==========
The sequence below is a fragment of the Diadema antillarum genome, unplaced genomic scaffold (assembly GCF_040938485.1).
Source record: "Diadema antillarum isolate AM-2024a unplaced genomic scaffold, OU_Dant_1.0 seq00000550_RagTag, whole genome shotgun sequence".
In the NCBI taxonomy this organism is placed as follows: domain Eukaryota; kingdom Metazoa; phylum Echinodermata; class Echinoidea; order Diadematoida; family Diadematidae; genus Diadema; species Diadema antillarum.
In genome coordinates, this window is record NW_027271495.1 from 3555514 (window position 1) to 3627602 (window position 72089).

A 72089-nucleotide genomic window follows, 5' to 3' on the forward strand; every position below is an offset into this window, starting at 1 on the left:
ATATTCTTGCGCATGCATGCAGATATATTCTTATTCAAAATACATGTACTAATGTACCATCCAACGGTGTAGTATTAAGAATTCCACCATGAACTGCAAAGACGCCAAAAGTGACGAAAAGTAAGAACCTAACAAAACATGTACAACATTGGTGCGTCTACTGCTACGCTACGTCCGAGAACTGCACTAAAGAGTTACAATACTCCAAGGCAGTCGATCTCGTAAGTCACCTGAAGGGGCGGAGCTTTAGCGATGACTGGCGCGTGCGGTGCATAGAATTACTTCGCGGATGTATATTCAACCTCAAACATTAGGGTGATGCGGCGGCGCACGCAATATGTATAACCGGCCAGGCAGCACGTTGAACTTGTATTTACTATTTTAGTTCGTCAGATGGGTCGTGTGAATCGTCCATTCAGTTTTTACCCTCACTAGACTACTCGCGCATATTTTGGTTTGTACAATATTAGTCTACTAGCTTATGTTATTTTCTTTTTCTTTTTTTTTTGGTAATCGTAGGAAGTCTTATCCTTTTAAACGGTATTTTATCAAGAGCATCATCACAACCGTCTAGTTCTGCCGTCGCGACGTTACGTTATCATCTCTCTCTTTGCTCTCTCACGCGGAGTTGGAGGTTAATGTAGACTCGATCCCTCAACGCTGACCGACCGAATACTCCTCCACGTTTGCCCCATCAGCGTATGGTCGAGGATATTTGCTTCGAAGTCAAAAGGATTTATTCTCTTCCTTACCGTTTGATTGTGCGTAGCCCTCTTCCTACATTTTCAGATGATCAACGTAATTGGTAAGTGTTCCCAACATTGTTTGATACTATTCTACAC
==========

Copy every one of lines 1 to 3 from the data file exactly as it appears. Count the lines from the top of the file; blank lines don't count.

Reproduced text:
The sequence below is a fragment of the Diadema antillarum genome, unplaced genomic scaffold (assembly GCF_040938485.1).
Source record: "Diadema antillarum isolate AM-2024a unplaced genomic scaffold, OU_Dant_1.0 seq00000550_RagTag, whole genome shotgun sequence".
In the NCBI taxonomy this organism is placed as follows: domain Eukaryota; kingdom Metazoa; phylum Echinodermata; class Echinoidea; order Diadematoida; family Diadematidae; genus Diadema; species Diadema antillarum.